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Posted 09 April 2010 - 03:46 PM

People who'll be sequencing my samples want me to have M13 tag as they use it and it's easier for them-they don't have to change program or something I don't know....


You could always try http://www.genewiz.com/

I haven't used them yet, but I've heard it's easy. I suspect there are a lot of companies out there that will sequence your PCR product for you on the cheap.

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#8 rudzielec

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Posted 11 April 2010 - 11:44 PM

Problem is that I can't use other company to do sequencing....:D

#9 HomeBrew

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Posted 12 April 2010 - 04:02 AM

Okay, given all the restraints you have, the next thing I would do is find out what that larger band is -- slice it out of a gel, and have the PCR product sequenced. Comparing the sequence of this band with that of the correct band should tell you why it's being amplified, and allow you to alter the homologous part of your M13-tagged primer to avoid it being amplified.

It may be that your M13-tagged primer has to be purified by your primer synthesis company using HPLC or gel purification to remove truncated synthesis products, insuring that you only have full-length primers.

You may also have to fool around with your PCR mix (e.g. Mg++ concentration) or your parameters (e.g. number of cycles) to stop amplification of your spurious product or minimize it to a degree that it doesn't interfere with sequencing.

#10 rudzielec

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Posted 12 April 2010 - 04:31 AM

Probably I'll have to do gel purification for all my PCR products as I've tried to do what I could with PCR and I couldn't get rid of that extra band. I'm just wondering if there is any chance that the larger band will not messed up sequencing. Maybe I need better software to analyze the sequencing results but it needs to be free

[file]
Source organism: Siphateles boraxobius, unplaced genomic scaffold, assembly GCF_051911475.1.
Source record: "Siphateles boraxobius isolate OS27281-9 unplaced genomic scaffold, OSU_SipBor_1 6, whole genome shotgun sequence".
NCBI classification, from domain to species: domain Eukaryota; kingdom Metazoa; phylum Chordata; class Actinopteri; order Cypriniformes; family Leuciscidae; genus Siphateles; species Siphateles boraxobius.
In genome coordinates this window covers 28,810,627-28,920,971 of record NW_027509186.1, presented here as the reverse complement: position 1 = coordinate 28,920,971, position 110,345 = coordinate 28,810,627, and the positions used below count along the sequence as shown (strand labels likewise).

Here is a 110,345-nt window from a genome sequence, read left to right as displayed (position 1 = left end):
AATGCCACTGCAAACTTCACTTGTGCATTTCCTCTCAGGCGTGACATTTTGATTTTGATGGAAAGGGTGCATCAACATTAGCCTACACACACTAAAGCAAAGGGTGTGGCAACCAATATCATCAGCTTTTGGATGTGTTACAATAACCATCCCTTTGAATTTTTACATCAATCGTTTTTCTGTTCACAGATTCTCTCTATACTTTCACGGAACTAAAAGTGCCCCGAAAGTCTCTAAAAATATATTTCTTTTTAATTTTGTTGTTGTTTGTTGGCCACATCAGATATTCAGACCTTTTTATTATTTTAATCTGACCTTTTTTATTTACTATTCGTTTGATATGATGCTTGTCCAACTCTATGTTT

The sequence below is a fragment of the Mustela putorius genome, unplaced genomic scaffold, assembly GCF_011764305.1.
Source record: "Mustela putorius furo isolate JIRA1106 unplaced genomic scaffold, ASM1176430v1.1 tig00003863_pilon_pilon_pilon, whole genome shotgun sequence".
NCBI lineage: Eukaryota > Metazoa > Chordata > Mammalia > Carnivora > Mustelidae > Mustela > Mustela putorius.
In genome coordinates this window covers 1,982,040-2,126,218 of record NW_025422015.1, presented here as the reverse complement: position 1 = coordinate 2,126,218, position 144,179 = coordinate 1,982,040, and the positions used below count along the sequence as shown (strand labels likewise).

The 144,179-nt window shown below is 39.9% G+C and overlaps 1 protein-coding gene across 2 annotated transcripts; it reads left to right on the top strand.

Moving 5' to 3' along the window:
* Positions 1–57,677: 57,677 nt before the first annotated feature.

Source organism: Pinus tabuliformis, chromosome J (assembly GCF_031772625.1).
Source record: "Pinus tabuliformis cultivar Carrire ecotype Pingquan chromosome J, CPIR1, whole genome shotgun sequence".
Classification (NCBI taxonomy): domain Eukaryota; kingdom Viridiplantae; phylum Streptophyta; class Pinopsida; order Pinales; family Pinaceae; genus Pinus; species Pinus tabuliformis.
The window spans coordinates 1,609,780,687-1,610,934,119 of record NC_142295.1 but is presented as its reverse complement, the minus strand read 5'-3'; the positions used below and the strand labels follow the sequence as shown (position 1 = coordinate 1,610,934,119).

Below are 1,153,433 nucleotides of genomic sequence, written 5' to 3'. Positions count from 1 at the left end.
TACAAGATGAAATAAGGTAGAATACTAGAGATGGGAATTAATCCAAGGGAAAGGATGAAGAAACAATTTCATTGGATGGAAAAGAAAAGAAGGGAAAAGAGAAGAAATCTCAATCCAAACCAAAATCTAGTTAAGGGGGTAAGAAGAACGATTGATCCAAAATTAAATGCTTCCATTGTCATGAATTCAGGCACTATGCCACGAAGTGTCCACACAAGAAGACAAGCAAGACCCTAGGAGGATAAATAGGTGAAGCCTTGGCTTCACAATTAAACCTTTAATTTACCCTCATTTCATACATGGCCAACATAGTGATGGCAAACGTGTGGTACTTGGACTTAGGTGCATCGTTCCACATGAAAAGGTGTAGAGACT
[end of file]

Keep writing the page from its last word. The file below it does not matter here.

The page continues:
#11 Trof

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Posted 12 April 2010 - 07:06 AM

If the longer band has same primer sequence as your product it could interfere with the sequencing, it will increase background and it will be more difficult to find a mutation if it's only in a portion of cells, or it would render the sequence unreadable if it's more concentrated. You should try to get only single band to sequence.

A have another idea, run a first round of PCR with your untagged primers, you should get a clear single band as you said, then dilute it many times (like 1:10 or 1:100) and amplify with the M13 tagged primers. There should be no non-specifities in that second round. Only drawback may be, that more cycles means higher probability to get an polymerase error, but you can try lowering the number of cycles in the first PCR.

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#12 rudzielec

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Posted 13 April 2010 - 12:52 AM

I'm going to try that today and we'll see if that helped :) Thanks!

#13 rudzielec

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Posted 13 April 2010 - 05:57 AM

It didn't work ;)

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#14 HomeBrew

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Posted 13 April 2010 - 08:25 AM

Was one of those lanes produced by your untagged primers?

#15 Adrian K

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Posted 13 April 2010 - 10:45 PM

In addition of what others had said, I would like to add in my idea.

If I were to get rid of the extra "larger" band, I personally would reduce further my annealing and extension time. This will not give "enough time" for Taq to have chance for larger amplification.

Try to reduce annealing time by 5-10seconds, and reduce extension time for 15 seconds. Or, you just use 10-15 seconds for your annealing time, and skip the extension time.

I do agree with Homebrew to reduce MgCl2 concentration, and reduce your buffer strength as well.
You can also try touchdown PCR.

Hope this help. Keep us update.
Adrian

Edited by adrian kohsf, 13 April 2010 - 10:48 PM.